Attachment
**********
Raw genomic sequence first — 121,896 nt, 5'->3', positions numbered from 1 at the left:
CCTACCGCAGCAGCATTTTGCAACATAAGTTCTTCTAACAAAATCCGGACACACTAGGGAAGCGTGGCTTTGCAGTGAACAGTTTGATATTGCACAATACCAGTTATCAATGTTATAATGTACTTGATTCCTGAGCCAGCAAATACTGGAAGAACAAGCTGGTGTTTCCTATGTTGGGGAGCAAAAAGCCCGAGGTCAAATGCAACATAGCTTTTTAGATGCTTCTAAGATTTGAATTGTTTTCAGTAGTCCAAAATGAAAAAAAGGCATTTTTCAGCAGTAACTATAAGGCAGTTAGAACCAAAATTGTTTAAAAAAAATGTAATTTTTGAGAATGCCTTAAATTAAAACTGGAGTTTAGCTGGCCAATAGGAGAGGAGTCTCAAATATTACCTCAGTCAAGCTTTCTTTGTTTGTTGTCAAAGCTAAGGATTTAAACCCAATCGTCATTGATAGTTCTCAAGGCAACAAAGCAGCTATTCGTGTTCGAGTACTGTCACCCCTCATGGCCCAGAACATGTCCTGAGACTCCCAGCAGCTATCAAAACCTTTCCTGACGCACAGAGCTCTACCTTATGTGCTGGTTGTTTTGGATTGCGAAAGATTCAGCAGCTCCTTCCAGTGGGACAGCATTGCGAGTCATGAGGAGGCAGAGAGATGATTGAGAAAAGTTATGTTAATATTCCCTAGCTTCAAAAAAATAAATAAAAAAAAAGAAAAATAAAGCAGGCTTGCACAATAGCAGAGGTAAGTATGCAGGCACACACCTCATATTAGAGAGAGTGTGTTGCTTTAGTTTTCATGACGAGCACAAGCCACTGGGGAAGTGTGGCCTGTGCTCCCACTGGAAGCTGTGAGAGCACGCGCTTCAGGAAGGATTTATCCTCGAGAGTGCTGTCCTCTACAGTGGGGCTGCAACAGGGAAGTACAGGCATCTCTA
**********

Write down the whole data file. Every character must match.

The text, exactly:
Raw genomic sequence first — 121,896 nt, 5'->3', positions numbered from 1 at the left:
CCTACCGCAGCAGCATTTTGCAACATAAGTTCTTCTAACAAAATCCGGACACACTAGGGAAGCGTGGCTTTGCAGTGAACAGTTTGATATTGCACAATACCAGTTATCAATGTTATAATGTACTTGATTCCTGAGCCAGCAAATACTGGAAGAACAAGCTGGTGTTTCCTATGTTGGGGAGCAAAAAGCCCGAGGTCAAATGCAACATAGCTTTTTAGATGCTTCTAAGATTTGAATTGTTTTCAGTAGTCCAAAATGAAAAAAAGGCATTTTTCAGCAGTAACTATAAGGCAGTTAGAACCAAAATTGTTTAAAAAAAATGTAATTTTTGAGAATGCCTTAAATTAAAACTGGAGTTTAGCTGGCCAATAGGAGAGGAGTCTCAAATATTACCTCAGTCAAGCTTTCTTTGTTTGTTGTCAAAGCTAAGGATTTAAACCCAATCGTCATTGATAGTTCTCAAGGCAACAAAGCAGCTATTCGTGTTCGAGTACTGTCACCCCTCATGGCCCAGAACATGTCCTGAGACTCCCAGCAGCTATCAAAACCTTTCCTGACGCACAGAGCTCTACCTTATGTGCTGGTTGTTTTGGATTGCGAAAGATTCAGCAGCTCCTTCCAGTGGGACAGCATTGCGAGTCATGAGGAGGCAGAGAGATGATTGAGAAAAGTTATGTTAATATTCCCTAGCTTCAAAAAAATAAATAAAAAAAAAGAAAAATAAAGCAGGCTTGCACAATAGCAGAGGTAAGTATGCAGGCACACACCTCATATTAGAGAGAGTGTGTTGCTTTAGTTTTCATGACGAGCACAAGCCACTGGGGAAGTGTGGCCTGTGCTCCCACTGGAAGCTGTGAGAGCACGCGCTTCAGGAAGGATTTATCCTCGAGAGTGCTGTCCTCTACAGTGGGGCTGCAACAGGGAAGTACAGGCATCTCTA